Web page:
To be honest, after 16 years of living in Italy, I often go through a strange kind of ‘reverse’ culture shock every time I’m back home in Australia (but that’s another story).
So here are ten points of culture shock which I still need to navigate and which sometimes bother me, make me laugh and others which aren’t too bad. The hilarious consequences of living in Italy instead of merely visiting.
1. A lack of personal space
In Australia like in America, we have way too much space compared to the population. Here in Italy, there are a lot of people with respect to the physical space. The result is tiny apartments and houses, not enough parking and a population which has no problem invading other people’s personal space.
You will be spoken to way too close to your face, people do stare, your new in-laws will be commenting on your appearance and interfering simply because we have to live our lives ‘vicini, vicini’, up close and personal, it’s just the way it is. Yes, it’s suffocating, oppressing and soul destroying but you’ll get used to it.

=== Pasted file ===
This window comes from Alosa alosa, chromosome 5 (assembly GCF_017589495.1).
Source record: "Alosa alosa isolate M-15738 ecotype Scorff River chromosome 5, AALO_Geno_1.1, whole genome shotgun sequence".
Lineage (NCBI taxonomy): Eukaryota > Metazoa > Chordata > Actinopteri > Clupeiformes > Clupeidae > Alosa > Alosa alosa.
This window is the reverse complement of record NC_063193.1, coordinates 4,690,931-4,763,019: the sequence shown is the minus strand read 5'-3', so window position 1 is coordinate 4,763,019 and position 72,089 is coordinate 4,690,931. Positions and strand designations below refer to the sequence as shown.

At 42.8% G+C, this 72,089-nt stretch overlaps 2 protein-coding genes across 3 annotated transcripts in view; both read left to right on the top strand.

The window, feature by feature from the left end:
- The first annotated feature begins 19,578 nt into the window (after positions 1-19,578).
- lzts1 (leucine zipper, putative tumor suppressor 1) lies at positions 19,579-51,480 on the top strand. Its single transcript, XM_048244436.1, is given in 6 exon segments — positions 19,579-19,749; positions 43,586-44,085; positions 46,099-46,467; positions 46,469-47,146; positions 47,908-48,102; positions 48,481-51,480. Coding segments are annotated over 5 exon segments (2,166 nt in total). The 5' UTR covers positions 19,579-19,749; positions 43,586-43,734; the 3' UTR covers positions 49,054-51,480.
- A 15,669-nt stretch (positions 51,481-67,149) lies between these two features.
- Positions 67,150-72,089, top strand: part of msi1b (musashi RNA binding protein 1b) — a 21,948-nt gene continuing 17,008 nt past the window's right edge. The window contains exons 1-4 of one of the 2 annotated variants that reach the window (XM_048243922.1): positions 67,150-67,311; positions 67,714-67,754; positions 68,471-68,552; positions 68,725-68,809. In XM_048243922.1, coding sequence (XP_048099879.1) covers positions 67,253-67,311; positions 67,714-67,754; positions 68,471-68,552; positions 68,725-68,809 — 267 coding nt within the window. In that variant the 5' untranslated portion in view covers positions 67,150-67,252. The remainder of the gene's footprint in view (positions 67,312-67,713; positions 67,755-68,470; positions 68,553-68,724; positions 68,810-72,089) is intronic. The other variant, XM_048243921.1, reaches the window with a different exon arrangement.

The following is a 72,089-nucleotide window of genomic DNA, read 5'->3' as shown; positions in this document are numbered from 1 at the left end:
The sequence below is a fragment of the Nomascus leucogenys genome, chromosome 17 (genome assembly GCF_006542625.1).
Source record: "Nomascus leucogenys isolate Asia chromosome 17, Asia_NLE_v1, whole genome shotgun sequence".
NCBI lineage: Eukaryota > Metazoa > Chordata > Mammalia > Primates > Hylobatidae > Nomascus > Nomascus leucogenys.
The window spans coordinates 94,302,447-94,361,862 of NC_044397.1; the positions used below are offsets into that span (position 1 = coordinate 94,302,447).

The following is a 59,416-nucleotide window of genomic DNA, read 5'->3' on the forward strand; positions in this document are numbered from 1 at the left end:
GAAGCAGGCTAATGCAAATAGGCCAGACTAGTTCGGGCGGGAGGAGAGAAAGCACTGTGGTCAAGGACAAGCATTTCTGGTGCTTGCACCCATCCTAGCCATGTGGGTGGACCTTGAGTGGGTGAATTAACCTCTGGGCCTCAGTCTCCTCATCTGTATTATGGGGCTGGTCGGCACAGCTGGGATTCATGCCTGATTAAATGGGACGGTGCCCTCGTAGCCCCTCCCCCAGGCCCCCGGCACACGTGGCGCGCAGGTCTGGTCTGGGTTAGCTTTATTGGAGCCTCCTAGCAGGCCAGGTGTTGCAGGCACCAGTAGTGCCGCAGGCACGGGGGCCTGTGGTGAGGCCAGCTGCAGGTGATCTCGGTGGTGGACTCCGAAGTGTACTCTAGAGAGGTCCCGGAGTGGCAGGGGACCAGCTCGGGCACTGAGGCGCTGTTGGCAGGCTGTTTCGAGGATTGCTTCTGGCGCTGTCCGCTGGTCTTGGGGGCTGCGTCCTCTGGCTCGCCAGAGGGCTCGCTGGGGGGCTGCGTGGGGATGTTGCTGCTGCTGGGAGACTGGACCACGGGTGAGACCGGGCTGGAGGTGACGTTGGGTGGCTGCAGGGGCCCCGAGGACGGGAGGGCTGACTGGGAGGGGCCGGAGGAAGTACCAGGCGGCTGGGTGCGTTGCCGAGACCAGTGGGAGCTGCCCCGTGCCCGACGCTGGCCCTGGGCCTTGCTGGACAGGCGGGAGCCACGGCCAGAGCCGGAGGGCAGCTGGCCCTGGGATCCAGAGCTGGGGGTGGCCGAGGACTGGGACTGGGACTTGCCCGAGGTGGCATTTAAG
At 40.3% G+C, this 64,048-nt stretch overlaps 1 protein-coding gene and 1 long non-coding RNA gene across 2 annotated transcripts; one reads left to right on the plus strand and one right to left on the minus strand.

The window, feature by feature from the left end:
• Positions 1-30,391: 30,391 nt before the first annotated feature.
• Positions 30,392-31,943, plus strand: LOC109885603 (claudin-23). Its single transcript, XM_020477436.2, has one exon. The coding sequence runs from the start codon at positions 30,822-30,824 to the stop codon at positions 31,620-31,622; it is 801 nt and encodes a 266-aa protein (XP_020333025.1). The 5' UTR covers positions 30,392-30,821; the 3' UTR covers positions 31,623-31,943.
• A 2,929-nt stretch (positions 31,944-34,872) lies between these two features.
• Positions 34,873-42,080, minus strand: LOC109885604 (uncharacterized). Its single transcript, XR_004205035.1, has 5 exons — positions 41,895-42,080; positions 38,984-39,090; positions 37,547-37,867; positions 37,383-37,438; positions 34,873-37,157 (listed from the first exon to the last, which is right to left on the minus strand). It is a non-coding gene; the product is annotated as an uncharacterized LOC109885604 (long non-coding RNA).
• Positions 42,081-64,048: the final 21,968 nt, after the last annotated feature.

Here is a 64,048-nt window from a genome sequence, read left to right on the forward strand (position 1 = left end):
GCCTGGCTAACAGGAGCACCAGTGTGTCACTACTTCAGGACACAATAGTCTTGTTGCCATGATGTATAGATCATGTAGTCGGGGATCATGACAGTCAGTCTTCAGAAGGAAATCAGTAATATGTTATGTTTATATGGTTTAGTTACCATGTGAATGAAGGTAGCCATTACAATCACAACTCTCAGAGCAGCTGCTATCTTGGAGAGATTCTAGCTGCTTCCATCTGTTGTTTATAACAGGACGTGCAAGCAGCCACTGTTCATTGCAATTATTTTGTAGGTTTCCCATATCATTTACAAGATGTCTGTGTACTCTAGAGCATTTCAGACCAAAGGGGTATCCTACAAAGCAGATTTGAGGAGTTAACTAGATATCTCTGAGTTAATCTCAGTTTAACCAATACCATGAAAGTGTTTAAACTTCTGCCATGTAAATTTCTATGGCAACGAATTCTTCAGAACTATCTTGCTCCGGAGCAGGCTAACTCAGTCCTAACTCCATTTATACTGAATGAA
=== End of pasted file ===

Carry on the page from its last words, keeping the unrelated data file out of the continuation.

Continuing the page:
The in-laws will be doing it out of love, the community wants you to be a part of it, and strangers simply have always done this. Don’t feel like a victim no one is out to get you, it’s the reality.
2. An insane formality
Italians can be terrible intellectual snobs, they are very proud of their language, hard-earned titled, jobs, and education. So be prepared to be extremely formal when first meeting people, be sure to use the special ‘lei’ ultra formal grammatical way of addressing teachers, doctors, lawyers and people who are older or more experienced than you.
I was surprised to discover Italian society has an intellectual class system. There is a distinction between those who can speak Italian well, with a particular level of education or accent and those who can’t.
As a foreigner, you will always be corrected when you make grammatical errors or reminded of your quaint accent. Over the past few years, I’ve been working in the local schools in Sicily, and I’ve transformed from a foreigner to a formal colleague of other teachers, who happily address me with the title of ‘maestra’ or ‘collega’ and using ‘lei’ instead of the informal ‘tu’.